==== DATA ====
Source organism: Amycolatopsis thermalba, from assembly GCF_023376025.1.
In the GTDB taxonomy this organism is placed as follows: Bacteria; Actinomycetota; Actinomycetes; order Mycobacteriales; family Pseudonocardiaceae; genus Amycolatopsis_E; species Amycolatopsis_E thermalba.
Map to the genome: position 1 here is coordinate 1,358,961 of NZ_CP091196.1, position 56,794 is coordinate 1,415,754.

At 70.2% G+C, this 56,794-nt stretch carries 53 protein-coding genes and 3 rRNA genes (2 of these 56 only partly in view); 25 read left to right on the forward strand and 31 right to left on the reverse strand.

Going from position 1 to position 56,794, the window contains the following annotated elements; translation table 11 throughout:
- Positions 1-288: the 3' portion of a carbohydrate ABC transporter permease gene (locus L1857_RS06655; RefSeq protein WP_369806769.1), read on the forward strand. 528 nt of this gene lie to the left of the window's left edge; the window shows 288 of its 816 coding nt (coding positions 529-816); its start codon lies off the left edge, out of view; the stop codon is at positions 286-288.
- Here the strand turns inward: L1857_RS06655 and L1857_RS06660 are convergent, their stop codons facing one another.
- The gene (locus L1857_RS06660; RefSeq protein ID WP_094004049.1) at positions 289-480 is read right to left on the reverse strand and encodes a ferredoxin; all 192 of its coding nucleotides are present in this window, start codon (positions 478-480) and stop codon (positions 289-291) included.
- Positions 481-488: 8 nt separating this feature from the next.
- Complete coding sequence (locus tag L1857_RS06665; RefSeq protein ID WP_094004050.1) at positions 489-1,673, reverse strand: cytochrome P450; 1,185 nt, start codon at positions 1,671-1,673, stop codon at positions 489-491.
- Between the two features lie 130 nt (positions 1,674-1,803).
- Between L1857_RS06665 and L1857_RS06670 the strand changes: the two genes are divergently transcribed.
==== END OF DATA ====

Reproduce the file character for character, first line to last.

Source organism: Amycolatopsis thermalba, from assembly GCF_023376025.1.
In the GTDB taxonomy this organism is placed as follows: Bacteria; Actinomycetota; Actinomycetes; order Mycobacteriales; family Pseudonocardiaceae; genus Amycolatopsis_E; species Amycolatopsis_E thermalba.
Map to the genome: position 1 here is coordinate 1,358,961 of NZ_CP091196.1, position 56,794 is coordinate 1,415,754.

At 70.2% G+C, this 56,794-nt stretch carries 53 protein-coding genes and 3 rRNA genes (2 of these 56 only partly in view); 25 read left to right on the forward strand and 31 right to left on the reverse strand.

Going from position 1 to position 56,794, the window contains the following annotated elements; translation table 11 throughout:
- Positions 1-288: the 3' portion of a carbohydrate ABC transporter permease gene (locus L1857_RS06655; RefSeq protein WP_369806769.1), read on the forward strand. 528 nt of this gene lie to the left of the window's left edge; the window shows 288 of its 816 coding nt (coding positions 529-816); its start codon lies off the left edge, out of view; the stop codon is at positions 286-288.
- Here the strand turns inward: L1857_RS06655 and L1857_RS06660 are convergent, their stop codons facing one another.
- The gene (locus L1857_RS06660; RefSeq protein ID WP_094004049.1) at positions 289-480 is read right to left on the reverse strand and encodes a ferredoxin; all 192 of its coding nucleotides are present in this window, start codon (positions 478-480) and stop codon (positions 289-291) included.
- Positions 481-488: 8 nt separating this feature from the next.
- Complete coding sequence (locus tag L1857_RS06665; RefSeq protein ID WP_094004050.1) at positions 489-1,673, reverse strand: cytochrome P450; 1,185 nt, start codon at positions 1,671-1,673, stop codon at positions 489-491.
- Between the two features lie 130 nt (positions 1,674-1,803).
- Between L1857_RS06665 and L1857_RS06670 the strand changes: the two genes are divergently transcribed.